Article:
Though preventive detention is to be used sparingly, in the absence of proper safeguards, it is
grossly misused. As this is an administrative order, the scope of judicial review is limited.
The consideration is limited to the legality of the decision-making process and not the legality
of the order per se. The Supreme Court has held that it is the existence of material and not the
sufficiency of material which can be questioned. Moreover, any administrative action can be
questioned only on three grounds illegality, irrationality and procedural impropriety.
Unfortunately, the courts have been slow as regards intervention in such matters. A three-
member Advisory Board of the government examines whether the detention of a person is
justified or not, but there are shortcomings. For instance, its proceedings are in camera except
for that part of the report (which is the Boards opinion). There is also a denial of the detenus
fundamental right to be represented by a lawyer before the Board. How can a layman fight
his case before the board without an advocates help? All this is a violation of ones human
rights. The Centre should review the impugned provisions. The National Commission to
Review the Working of Constitution (NCRWC) said that preventive detention, being a
detention without trial, is a negation of the rule of law and the principle of fair trial. It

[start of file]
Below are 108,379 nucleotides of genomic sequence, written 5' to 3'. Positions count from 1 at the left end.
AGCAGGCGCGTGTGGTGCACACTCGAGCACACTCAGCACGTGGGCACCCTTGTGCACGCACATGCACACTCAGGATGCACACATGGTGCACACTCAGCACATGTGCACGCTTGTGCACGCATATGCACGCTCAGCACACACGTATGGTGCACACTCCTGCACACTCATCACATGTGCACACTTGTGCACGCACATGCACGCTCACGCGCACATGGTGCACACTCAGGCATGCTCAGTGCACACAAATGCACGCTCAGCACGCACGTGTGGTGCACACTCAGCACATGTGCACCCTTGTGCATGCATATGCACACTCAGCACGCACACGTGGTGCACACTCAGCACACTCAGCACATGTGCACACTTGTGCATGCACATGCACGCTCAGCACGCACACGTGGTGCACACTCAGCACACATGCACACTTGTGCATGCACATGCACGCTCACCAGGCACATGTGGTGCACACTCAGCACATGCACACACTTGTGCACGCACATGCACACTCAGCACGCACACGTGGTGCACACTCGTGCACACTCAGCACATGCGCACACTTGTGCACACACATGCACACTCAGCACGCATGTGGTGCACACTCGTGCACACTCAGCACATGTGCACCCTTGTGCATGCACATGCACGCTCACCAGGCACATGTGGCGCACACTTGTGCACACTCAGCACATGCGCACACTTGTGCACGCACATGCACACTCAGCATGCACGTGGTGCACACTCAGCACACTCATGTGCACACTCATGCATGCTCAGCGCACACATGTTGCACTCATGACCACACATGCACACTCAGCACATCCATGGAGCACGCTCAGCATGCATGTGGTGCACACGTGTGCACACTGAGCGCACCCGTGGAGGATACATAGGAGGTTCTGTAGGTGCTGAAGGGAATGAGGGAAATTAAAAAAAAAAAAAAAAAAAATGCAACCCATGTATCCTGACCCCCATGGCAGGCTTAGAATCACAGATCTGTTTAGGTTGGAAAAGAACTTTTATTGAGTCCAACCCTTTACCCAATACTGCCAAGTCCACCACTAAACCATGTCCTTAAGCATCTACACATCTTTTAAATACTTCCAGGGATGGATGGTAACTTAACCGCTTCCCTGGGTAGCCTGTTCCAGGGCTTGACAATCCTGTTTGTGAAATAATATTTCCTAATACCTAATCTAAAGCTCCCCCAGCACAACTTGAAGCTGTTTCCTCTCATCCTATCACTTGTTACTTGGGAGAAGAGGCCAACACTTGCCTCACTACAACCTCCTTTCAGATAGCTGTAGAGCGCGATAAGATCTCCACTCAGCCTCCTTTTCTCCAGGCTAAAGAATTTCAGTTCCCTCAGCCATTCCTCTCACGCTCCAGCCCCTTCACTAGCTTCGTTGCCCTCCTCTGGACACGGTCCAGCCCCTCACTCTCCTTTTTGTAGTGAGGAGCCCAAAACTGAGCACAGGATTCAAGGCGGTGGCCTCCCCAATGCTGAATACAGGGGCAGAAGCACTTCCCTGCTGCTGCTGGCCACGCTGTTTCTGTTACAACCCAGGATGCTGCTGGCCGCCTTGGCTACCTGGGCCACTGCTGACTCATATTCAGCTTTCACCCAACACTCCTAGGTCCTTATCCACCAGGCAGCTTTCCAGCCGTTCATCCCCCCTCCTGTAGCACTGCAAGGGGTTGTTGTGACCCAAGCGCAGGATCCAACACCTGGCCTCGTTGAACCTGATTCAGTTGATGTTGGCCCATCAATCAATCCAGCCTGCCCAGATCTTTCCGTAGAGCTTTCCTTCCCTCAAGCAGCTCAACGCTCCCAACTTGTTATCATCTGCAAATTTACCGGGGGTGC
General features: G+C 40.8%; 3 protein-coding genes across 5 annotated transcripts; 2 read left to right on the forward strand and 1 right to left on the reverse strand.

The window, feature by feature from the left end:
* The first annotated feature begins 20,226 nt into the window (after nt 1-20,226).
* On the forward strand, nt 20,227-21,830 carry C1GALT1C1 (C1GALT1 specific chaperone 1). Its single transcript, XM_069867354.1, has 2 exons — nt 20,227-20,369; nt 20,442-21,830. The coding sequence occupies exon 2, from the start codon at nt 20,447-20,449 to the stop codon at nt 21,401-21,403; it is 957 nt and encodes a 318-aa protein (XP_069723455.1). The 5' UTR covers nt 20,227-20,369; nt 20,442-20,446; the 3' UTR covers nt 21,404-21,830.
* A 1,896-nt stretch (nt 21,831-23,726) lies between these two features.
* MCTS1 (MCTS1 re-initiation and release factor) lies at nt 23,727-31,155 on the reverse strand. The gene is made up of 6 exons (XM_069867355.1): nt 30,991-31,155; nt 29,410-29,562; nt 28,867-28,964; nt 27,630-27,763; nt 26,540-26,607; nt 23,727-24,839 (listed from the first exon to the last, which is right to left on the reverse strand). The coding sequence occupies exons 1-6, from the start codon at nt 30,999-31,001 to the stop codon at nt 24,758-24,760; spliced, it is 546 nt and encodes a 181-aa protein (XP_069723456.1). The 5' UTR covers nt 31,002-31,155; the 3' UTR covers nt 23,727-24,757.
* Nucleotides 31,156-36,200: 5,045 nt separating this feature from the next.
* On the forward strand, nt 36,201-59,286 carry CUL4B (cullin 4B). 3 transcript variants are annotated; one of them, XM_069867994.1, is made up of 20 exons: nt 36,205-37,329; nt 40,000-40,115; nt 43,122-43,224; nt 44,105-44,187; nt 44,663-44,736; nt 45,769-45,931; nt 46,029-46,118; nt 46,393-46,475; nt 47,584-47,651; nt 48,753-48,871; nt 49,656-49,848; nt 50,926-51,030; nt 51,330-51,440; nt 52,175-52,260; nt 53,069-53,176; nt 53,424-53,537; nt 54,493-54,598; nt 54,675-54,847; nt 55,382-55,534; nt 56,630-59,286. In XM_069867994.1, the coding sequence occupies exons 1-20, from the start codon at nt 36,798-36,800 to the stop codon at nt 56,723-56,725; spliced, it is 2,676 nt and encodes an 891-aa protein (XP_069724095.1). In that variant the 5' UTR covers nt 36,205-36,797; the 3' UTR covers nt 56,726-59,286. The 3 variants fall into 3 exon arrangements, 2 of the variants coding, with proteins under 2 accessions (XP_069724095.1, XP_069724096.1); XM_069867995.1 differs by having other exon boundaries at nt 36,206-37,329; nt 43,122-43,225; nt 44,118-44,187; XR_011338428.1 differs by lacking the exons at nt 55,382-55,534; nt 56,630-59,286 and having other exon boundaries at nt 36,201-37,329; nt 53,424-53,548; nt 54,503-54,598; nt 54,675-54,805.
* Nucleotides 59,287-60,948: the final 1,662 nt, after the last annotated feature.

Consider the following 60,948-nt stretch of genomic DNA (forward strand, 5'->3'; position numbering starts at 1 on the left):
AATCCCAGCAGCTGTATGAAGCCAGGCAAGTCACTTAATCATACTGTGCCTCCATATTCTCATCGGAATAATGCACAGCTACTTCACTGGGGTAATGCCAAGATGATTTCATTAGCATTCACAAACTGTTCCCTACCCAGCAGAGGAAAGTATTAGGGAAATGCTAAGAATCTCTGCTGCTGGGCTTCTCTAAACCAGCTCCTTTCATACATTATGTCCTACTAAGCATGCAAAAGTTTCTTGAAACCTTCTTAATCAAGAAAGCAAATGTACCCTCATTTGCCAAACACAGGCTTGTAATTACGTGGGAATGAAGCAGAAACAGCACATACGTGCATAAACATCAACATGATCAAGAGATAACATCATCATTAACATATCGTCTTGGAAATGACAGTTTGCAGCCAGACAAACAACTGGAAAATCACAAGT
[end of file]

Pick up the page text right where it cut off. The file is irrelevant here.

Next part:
proposed that Section 3 (44th Amendment) Act, 1978 which tend to amend provisions of
Article 22 (4) be brought into force with a further amendment that the Advisory Board should
consist of the Chairman and members who are all serving High Court judges. Further, it
suggested that such detention should not exceed six months. At present, detainees held under
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preventive detention laws may be kept in detention without any form of review for up to three
months, an unconscionably long period in custody especially given the real threat of torture.

The Advisory Board review procedure prescribed by the Constitution involves executive
review of executive decision-making. The absence of judicial involvement violates detainees
right to appear before an independent and impartial tribunal, in direct contravention of
international human rights law including the ICCPR (Article 14(1)) and the Universal
Declaration of Human Rights (Article 10).
The Court has delivered notable rulings setting out guidelines aimed at preventing abuses and
ill-treatment in relation to arrest and detention of suspects, solitary confinement and
unnecessary handcuffing and roping of arrested individuals. The impact of these rulings has,
however, been limited by lack of strict implementation. Indeed, there appears to be a pattern
of non-compliance by law enforcement officials with procedural rules such as the
requirement to register complaints with a First Information Report (FIR). In addition, the
police also reportedly fail to conduct proper investigations into allegations or to deliberately
obstruct enquiries. Similarly, while the Criminal Procedure Code contains provisions that
serve to limit the length of time that someone can be detained without trial in India, these are
not always adhered to in practice.

Under COFEPOSA, a person found in possession of contraband can be imprisoned without
trial and bail for a period of one year despite the possibility that the person may have been
duped into carrying the contraband, because, it is often seen that baggage carried by people in
good faith on behalf of their friends or relatives contains smuggled goods and they end up in
prison under COFEPOSA. Unfortunately, the law does not recognize innocence even in such